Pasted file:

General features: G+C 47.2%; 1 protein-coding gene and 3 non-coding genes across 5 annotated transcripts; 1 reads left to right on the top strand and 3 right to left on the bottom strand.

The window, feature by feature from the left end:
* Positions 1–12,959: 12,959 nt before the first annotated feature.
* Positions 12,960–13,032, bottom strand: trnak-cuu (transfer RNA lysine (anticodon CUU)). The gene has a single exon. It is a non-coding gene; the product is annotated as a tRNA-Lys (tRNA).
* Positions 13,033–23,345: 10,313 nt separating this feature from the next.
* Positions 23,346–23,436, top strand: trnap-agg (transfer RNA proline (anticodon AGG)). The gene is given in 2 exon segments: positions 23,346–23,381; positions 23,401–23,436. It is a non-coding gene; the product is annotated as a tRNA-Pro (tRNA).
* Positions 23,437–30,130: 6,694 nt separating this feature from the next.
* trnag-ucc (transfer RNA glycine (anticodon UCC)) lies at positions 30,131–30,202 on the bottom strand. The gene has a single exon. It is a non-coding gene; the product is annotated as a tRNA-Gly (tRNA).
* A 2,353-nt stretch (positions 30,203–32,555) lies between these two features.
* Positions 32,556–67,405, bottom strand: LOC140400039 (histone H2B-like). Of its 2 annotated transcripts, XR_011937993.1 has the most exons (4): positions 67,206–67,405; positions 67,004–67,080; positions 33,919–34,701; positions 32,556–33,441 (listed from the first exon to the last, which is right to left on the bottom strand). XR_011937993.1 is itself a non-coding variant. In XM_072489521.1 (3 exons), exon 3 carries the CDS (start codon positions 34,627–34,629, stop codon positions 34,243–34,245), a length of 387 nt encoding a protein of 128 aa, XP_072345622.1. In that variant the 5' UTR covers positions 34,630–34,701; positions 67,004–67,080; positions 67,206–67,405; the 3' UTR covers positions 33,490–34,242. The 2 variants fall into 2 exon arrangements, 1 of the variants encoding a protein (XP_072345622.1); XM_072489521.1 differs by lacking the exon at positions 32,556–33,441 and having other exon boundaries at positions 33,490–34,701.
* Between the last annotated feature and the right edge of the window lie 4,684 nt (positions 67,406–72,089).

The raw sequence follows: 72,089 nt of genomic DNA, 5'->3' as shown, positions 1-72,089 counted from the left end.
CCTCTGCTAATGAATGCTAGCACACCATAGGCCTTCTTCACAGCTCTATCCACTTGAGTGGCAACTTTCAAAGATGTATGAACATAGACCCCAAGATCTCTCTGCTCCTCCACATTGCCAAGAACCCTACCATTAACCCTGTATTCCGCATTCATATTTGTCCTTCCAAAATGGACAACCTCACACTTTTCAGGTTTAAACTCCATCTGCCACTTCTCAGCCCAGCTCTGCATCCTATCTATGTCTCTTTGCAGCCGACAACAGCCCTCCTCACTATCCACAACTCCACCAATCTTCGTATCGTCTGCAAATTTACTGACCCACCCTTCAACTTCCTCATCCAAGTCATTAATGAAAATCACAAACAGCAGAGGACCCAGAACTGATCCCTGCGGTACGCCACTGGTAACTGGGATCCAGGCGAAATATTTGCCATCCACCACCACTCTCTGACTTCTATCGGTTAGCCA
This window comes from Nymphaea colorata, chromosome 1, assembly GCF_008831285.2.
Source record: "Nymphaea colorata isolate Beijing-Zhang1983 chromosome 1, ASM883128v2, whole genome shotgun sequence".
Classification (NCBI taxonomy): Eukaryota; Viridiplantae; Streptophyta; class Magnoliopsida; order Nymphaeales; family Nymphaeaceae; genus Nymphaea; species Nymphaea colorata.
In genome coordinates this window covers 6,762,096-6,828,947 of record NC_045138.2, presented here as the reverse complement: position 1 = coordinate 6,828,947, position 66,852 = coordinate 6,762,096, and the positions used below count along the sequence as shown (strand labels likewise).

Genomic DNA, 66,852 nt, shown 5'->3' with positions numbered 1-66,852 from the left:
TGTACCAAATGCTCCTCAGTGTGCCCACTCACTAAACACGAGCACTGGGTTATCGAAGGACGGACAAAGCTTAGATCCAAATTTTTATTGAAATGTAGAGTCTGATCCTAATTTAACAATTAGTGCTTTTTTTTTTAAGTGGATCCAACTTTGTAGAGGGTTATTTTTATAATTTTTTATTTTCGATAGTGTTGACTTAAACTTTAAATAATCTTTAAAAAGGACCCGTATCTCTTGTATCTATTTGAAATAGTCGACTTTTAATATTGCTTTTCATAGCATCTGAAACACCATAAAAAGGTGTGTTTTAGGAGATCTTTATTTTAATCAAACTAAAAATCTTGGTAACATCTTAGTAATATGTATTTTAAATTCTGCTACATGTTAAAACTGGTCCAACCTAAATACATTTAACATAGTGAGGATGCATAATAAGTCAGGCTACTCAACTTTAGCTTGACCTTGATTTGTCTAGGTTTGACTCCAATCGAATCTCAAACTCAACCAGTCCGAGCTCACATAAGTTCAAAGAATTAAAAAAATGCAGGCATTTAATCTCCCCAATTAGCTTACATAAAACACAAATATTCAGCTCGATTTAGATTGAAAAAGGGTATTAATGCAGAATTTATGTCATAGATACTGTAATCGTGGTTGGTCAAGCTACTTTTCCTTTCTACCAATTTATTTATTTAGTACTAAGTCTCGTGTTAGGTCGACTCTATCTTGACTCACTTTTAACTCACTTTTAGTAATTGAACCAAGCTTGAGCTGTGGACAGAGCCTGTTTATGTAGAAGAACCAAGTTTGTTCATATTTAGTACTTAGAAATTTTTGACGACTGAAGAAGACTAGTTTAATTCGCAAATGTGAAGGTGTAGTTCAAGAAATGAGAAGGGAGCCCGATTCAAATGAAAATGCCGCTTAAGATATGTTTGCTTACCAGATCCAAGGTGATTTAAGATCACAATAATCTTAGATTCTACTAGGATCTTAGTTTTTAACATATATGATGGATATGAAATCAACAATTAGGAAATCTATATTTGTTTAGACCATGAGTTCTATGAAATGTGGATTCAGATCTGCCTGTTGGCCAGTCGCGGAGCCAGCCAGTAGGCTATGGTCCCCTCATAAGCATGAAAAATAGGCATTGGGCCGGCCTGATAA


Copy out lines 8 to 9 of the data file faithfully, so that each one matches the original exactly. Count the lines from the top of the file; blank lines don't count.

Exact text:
* trnag-ucc (transfer RNA glycine (anticodon UCC)) lies at positions 30,131–30,202 on the bottom strand. The gene has a single exon. It is a non-coding gene; the product is annotated as a tRNA-Gly (tRNA).
* A 2,353-nt stretch (positions 30,203–32,555) lies between these two features.